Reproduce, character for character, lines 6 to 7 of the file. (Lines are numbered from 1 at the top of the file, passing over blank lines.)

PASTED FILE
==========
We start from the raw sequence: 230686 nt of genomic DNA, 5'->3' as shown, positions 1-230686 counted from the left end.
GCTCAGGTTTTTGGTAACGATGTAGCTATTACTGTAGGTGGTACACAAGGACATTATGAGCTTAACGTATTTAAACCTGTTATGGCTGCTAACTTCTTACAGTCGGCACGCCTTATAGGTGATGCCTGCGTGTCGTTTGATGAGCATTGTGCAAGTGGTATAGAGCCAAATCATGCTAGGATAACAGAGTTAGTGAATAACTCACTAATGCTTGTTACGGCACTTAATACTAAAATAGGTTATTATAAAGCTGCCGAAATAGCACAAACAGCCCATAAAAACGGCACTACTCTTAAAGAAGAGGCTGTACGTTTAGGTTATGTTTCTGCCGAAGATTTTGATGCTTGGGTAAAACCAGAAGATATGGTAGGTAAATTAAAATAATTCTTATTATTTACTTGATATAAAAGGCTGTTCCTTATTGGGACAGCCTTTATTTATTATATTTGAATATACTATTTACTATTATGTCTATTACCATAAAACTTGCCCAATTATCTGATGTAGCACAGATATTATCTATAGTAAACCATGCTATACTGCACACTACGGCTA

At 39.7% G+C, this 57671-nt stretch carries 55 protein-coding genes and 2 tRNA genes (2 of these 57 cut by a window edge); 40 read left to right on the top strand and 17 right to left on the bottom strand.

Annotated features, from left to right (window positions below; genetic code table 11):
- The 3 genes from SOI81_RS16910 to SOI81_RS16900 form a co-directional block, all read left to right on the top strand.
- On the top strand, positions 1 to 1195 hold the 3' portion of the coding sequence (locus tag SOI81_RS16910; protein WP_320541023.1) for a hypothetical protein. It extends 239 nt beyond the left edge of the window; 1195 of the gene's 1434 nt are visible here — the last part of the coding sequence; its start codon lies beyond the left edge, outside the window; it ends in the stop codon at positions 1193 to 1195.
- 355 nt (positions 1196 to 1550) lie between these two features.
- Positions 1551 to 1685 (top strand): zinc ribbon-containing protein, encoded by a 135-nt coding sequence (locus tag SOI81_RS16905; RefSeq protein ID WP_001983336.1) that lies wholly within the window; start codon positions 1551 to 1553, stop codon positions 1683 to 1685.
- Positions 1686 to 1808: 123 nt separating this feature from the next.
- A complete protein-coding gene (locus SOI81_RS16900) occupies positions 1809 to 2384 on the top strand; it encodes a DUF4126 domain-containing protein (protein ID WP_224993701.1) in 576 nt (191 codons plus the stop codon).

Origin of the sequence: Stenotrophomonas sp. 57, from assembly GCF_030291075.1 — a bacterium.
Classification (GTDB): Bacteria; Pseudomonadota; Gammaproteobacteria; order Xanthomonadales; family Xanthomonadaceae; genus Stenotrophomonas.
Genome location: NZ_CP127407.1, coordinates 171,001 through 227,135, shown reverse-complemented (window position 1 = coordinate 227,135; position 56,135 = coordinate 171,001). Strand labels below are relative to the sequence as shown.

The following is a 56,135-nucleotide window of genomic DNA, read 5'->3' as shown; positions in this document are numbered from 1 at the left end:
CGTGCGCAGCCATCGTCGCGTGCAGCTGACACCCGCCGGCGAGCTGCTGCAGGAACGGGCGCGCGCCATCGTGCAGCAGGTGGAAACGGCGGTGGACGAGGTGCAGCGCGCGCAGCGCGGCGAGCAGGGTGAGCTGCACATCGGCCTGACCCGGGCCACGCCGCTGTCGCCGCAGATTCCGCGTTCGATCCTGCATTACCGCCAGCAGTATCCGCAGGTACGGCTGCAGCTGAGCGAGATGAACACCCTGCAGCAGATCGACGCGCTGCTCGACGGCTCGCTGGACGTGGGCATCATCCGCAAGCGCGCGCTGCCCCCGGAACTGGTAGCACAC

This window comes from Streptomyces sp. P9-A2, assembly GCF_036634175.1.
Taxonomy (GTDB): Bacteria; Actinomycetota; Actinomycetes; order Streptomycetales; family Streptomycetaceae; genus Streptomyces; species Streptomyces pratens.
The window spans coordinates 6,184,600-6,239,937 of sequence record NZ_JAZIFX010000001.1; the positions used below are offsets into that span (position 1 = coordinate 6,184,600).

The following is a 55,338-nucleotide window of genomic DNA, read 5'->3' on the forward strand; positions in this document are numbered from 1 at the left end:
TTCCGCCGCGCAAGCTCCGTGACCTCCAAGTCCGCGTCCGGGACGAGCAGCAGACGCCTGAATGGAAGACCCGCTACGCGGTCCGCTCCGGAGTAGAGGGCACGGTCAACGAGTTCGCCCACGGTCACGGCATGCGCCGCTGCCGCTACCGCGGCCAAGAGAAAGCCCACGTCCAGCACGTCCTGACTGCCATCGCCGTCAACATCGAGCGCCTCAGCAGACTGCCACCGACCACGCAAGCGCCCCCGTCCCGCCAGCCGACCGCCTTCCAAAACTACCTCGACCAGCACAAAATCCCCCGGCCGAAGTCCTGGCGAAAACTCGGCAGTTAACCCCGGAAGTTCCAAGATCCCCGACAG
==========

- On the top strand, positions 1 to 1195 hold the 3' portion of the coding sequence (locus tag SOI81_RS16910; protein WP_320541023.1) for a hypothetical protein. It extends 239 nt beyond the left edge of the window; 1195 of the gene's 1434 nt are visible here — the last part of the coding sequence; its start codon lies beyond the left edge, outside the window; it ends in the stop codon at positions 1193 to 1195.
- 355 nt (positions 1196 to 1550) lie between these two features.